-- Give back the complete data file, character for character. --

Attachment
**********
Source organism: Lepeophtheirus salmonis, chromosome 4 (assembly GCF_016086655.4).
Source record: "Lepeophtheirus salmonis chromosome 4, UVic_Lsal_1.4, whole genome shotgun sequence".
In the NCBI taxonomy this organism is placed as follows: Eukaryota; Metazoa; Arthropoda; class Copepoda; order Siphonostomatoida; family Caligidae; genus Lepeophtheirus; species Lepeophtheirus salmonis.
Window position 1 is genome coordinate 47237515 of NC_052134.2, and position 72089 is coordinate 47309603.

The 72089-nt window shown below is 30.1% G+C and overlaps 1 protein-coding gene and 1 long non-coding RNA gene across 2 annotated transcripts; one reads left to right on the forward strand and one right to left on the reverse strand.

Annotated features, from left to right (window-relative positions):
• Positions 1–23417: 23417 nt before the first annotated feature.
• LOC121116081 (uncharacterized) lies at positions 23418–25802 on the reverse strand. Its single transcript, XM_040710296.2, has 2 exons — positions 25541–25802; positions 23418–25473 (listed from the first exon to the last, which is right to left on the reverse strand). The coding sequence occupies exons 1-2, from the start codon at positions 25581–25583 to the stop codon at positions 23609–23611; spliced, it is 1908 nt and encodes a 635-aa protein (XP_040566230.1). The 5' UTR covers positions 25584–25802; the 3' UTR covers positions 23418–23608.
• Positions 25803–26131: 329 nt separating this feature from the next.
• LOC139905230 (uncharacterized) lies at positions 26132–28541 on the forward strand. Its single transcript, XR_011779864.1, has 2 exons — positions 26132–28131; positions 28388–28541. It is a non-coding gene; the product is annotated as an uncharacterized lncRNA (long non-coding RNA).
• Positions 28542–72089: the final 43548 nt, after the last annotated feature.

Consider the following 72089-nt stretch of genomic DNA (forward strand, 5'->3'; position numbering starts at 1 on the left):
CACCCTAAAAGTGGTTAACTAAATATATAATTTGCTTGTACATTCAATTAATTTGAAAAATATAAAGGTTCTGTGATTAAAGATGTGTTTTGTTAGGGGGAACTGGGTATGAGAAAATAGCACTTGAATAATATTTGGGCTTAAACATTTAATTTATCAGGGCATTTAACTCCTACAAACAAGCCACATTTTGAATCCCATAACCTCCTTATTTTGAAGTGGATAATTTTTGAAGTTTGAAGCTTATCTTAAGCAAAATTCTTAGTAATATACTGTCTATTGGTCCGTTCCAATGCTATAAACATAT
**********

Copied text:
Source organism: Lepeophtheirus salmonis, chromosome 4 (assembly GCF_016086655.4).
Source record: "Lepeophtheirus salmonis chromosome 4, UVic_Lsal_1.4, whole genome shotgun sequence".
In the NCBI taxonomy this organism is placed as follows: Eukaryota; Metazoa; Arthropoda; class Copepoda; order Siphonostomatoida; family Caligidae; genus Lepeophtheirus; species Lepeophtheirus salmonis.
Window position 1 is genome coordinate 47237515 of NC_052134.2, and position 72089 is coordinate 47309603.

The 72089-nt window shown below is 30.1% G+C and overlaps 1 protein-coding gene and 1 long non-coding RNA gene across 2 annotated transcripts; one reads left to right on the forward strand and one right to left on the reverse strand.

Annotated features, from left to right (window-relative positions):
• Positions 1–23417: 23417 nt before the first annotated feature.
• LOC121116081 (uncharacterized) lies at positions 23418–25802 on the reverse strand. Its single transcript, XM_040710296.2, has 2 exons — positions 25541–25802; positions 23418–25473 (listed from the first exon to the last, which is right to left on the reverse strand). The coding sequence occupies exons 1-2, from the start codon at positions 25581–25583 to the stop codon at positions 23609–23611; spliced, it is 1908 nt and encodes a 635-aa protein (XP_040566230.1). The 5' UTR covers positions 25584–25802; the 3' UTR covers positions 23418–23608.
• Positions 25803–26131: 329 nt separating this feature from the next.
• LOC139905230 (uncharacterized) lies at positions 26132–28541 on the forward strand. Its single transcript, XR_011779864.1, has 2 exons — positions 26132–28131; positions 28388–28541. It is a non-coding gene; the product is annotated as an uncharacterized lncRNA (long non-coding RNA).
• Positions 28542–72089: the final 43548 nt, after the last annotated feature.

Consider the following 72089-nt stretch of genomic DNA (forward strand, 5'->3'; position numbering starts at 1 on the left):
CACCCTAAAAGTGGTTAACTAAATATATAATTTGCTTGTACATTCAATTAATTTGAAAAATATAAAGGTTCTGTGATTAAAGATGTGTTTTGTTAGGGGGAACTGGGTATGAGAAAATAGCACTTGAATAATATTTGGGCTTAAACATTTAATTTATCAGGGCATTTAACTCCTACAAACAAGCCACATTTTGAATCCCATAACCTCCTTATTTTGAAGTGGATAATTTTTGAAGTTTGAAGCTTATCTTAAGCAAAATTCTTAGTAATATACTGTCTATTGGTCCGTTCCAATGCTATAAACATAT